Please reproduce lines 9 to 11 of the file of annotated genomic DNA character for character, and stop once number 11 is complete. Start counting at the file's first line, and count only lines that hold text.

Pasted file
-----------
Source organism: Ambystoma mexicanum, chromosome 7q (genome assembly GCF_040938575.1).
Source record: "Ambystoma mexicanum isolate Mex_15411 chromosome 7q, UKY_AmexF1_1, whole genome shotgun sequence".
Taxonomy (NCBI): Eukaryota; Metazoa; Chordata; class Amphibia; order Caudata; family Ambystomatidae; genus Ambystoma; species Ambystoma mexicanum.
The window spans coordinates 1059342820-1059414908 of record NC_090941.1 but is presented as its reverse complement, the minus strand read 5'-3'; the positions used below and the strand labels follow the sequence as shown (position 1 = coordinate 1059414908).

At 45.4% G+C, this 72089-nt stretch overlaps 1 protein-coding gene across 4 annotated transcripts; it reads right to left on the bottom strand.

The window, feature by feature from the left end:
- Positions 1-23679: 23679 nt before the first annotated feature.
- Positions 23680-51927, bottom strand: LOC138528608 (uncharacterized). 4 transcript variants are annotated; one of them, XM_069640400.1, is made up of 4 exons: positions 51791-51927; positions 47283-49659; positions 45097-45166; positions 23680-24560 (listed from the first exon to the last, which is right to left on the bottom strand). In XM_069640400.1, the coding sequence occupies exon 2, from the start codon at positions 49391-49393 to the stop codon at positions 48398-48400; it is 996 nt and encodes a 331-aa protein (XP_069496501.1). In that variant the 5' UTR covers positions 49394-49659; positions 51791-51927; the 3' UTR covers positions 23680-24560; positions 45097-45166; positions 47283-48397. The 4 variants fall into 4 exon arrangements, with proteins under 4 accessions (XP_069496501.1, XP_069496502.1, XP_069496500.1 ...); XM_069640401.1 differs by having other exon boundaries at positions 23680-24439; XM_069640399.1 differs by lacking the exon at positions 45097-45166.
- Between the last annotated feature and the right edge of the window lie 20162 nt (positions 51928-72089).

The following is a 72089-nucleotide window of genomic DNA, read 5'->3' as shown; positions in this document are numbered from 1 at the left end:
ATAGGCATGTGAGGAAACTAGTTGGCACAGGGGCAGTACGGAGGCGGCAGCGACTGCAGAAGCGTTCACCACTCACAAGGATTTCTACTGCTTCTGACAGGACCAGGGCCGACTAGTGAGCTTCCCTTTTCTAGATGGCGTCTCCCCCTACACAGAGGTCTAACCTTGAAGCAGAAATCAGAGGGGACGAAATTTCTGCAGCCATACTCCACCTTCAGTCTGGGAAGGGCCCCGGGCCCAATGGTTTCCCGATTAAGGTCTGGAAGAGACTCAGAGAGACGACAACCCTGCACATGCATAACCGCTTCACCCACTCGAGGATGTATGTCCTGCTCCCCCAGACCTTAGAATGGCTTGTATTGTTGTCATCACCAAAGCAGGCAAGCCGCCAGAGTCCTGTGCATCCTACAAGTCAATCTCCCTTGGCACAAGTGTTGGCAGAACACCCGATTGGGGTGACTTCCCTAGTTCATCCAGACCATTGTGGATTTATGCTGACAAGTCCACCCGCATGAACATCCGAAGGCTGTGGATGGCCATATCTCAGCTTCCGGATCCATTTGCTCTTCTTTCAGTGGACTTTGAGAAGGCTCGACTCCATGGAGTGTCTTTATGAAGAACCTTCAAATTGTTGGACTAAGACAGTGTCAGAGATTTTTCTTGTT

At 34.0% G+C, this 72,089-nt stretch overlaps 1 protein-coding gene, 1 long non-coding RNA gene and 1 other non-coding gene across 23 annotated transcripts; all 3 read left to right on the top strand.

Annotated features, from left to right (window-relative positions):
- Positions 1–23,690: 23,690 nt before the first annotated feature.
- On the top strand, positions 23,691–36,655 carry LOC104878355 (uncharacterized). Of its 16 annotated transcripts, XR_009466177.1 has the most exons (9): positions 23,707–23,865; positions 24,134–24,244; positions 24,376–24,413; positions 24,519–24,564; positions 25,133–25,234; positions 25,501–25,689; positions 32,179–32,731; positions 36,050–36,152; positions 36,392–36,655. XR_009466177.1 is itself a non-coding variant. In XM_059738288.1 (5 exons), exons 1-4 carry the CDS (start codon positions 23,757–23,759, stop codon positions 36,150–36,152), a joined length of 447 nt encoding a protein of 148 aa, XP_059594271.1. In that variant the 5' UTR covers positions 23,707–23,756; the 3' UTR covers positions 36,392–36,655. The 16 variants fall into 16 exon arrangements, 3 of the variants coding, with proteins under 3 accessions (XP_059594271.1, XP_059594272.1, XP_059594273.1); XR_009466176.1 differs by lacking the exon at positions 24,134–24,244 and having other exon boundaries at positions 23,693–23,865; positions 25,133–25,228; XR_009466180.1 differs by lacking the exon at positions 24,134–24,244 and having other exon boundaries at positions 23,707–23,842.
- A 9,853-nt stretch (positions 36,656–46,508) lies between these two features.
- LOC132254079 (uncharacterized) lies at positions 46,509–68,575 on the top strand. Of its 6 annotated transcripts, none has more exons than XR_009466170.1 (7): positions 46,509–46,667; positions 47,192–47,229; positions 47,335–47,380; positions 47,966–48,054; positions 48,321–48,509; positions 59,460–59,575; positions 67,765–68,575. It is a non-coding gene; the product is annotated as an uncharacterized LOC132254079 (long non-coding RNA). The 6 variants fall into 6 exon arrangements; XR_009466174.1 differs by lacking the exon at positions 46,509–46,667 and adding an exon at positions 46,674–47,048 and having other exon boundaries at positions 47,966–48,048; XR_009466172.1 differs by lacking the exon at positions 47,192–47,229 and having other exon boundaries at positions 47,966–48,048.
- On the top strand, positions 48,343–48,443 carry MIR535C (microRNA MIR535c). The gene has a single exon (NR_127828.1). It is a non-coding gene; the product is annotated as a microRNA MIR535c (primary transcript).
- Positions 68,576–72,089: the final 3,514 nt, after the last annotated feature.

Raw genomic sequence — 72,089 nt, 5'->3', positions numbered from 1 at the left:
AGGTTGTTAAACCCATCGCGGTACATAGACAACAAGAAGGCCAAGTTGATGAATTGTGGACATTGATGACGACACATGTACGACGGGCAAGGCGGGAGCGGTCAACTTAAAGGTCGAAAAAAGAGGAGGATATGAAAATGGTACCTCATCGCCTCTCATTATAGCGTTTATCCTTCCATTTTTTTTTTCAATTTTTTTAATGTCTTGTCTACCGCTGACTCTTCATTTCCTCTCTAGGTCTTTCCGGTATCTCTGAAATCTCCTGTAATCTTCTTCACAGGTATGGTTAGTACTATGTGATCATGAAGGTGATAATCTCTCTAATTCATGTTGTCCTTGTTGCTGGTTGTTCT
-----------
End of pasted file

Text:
- Between the last annotated feature and the right edge of the window lie 20162 nt (positions 51928-72089).

The following is a 72089-nucleotide window of genomic DNA, read 5'->3' as shown; positions in this document are numbered from 1 at the left end:
ATAGGCATGTGAGGAAACTAGTTGGCACAGGGGCAGTACGGAGGCGGCAGCGACTGCAGAAGCGTTCACCACTCACAAGGATTTCTACTGCTTCTGACAGGACCAGGGCCGACTAGTGAGCTTCCCTTTTCTAGATGGCGTCTCCCCCTACACAGAGGTCTAACCTTGAAGCAGAAATCAGAGGGGACGAAATTTCTGCAGCCATACTCCACCTTCAGTCTGGGAAGGGCCCCGGGCCCAATGGTTTCCCGATTAAGGTCTGGAAGAGACTCAGAGAGACGACAACCCTGCACATGCATAACCGCTTCACCCACTCGAGGATGTATGTCCTGCTCCCCCAGACCTTAGAATGGCTTGTATTGTTGTCATCACCAAAGCAGGCAAGCCGCCAGAGTCCTGTGCATCCTACAAGTCAATCTCCCTTGGCACAAGTGTTGGCAGAACACCCGATTGGGGTGACTTCCCTAGTTCATCCAGACCATTGTGGATTTATGCTGACAAGTCCACCCGCATGAACATCCGAAGGCTGTGGATGGCCATATCTCAGCTTCCGGATCCATTTGCTCTTCTTTCAGTGGACTTTGAGAAGGCTCGACTCCATGGAGTGTCTTTATGAAGAACCTTCAAATTGTTGGACTAAGACAGTGTCAGAGATTTTTCTTGTT